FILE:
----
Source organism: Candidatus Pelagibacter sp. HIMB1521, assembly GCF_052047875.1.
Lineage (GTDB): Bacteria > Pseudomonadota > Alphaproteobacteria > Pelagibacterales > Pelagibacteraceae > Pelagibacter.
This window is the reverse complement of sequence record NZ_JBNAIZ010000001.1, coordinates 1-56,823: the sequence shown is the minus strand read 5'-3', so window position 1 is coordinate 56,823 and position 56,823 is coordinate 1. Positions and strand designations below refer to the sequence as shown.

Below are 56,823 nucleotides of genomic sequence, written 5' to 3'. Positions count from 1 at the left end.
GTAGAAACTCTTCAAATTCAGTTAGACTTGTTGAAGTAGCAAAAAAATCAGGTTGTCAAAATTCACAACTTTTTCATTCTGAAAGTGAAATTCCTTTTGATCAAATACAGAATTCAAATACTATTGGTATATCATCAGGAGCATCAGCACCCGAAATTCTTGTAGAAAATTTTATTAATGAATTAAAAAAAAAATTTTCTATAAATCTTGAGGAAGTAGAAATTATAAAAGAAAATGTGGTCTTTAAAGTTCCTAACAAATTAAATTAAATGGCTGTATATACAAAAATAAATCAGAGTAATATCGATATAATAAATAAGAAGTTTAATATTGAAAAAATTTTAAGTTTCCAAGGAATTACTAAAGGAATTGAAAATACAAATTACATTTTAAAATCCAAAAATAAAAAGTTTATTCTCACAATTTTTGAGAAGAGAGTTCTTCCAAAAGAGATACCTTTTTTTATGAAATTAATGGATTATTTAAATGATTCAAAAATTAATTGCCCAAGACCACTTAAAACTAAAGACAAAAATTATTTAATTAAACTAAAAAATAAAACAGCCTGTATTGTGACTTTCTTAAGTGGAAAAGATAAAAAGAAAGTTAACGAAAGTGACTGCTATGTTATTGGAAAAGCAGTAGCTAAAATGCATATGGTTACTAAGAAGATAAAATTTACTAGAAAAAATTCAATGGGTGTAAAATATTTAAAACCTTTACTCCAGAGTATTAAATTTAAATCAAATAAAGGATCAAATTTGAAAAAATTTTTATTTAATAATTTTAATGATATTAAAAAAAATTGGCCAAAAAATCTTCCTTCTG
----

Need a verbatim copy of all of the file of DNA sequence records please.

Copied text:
Source organism: Candidatus Pelagibacter sp. HIMB1521, assembly GCF_052047875.1.
Lineage (GTDB): Bacteria > Pseudomonadota > Alphaproteobacteria > Pelagibacterales > Pelagibacteraceae > Pelagibacter.
This window is the reverse complement of sequence record NZ_JBNAIZ010000001.1, coordinates 1-56,823: the sequence shown is the minus strand read 5'-3', so window position 1 is coordinate 56,823 and position 56,823 is coordinate 1. Positions and strand designations below refer to the sequence as shown.

Below are 56,823 nucleotides of genomic sequence, written 5' to 3'. Positions count from 1 at the left end.
GTAGAAACTCTTCAAATTCAGTTAGACTTGTTGAAGTAGCAAAAAAATCAGGTTGTCAAAATTCACAACTTTTTCATTCTGAAAGTGAAATTCCTTTTGATCAAATACAGAATTCAAATACTATTGGTATATCATCAGGAGCATCAGCACCCGAAATTCTTGTAGAAAATTTTATTAATGAATTAAAAAAAAAATTTTCTATAAATCTTGAGGAAGTAGAAATTATAAAAGAAAATGTGGTCTTTAAAGTTCCTAACAAATTAAATTAAATGGCTGTATATACAAAAATAAATCAGAGTAATATCGATATAATAAATAAGAAGTTTAATATTGAAAAAATTTTAAGTTTCCAAGGAATTACTAAAGGAATTGAAAATACAAATTACATTTTAAAATCCAAAAATAAAAAGTTTATTCTCACAATTTTTGAGAAGAGAGTTCTTCCAAAAGAGATACCTTTTTTTATGAAATTAATGGATTATTTAAATGATTCAAAAATTAATTGCCCAAGACCACTTAAAACTAAAGACAAAAATTATTTAATTAAACTAAAAAATAAAACAGCCTGTATTGTGACTTTCTTAAGTGGAAAAGATAAAAAGAAAGTTAACGAAAGTGACTGCTATGTTATTGGAAAAGCAGTAGCTAAAATGCATATGGTTACTAAGAAGATAAAATTTACTAGAAAAAATTCAATGGGTGTAAAATATTTAAAACCTTTACTCCAGAGTATTAAATTTAAATCAAATAAAGGATCAAATTTGAAAAAATTTTTATTTAATAATTTTAATGATATTAAAAAAAATTGGCCAAAAAATCTTCCTTCTG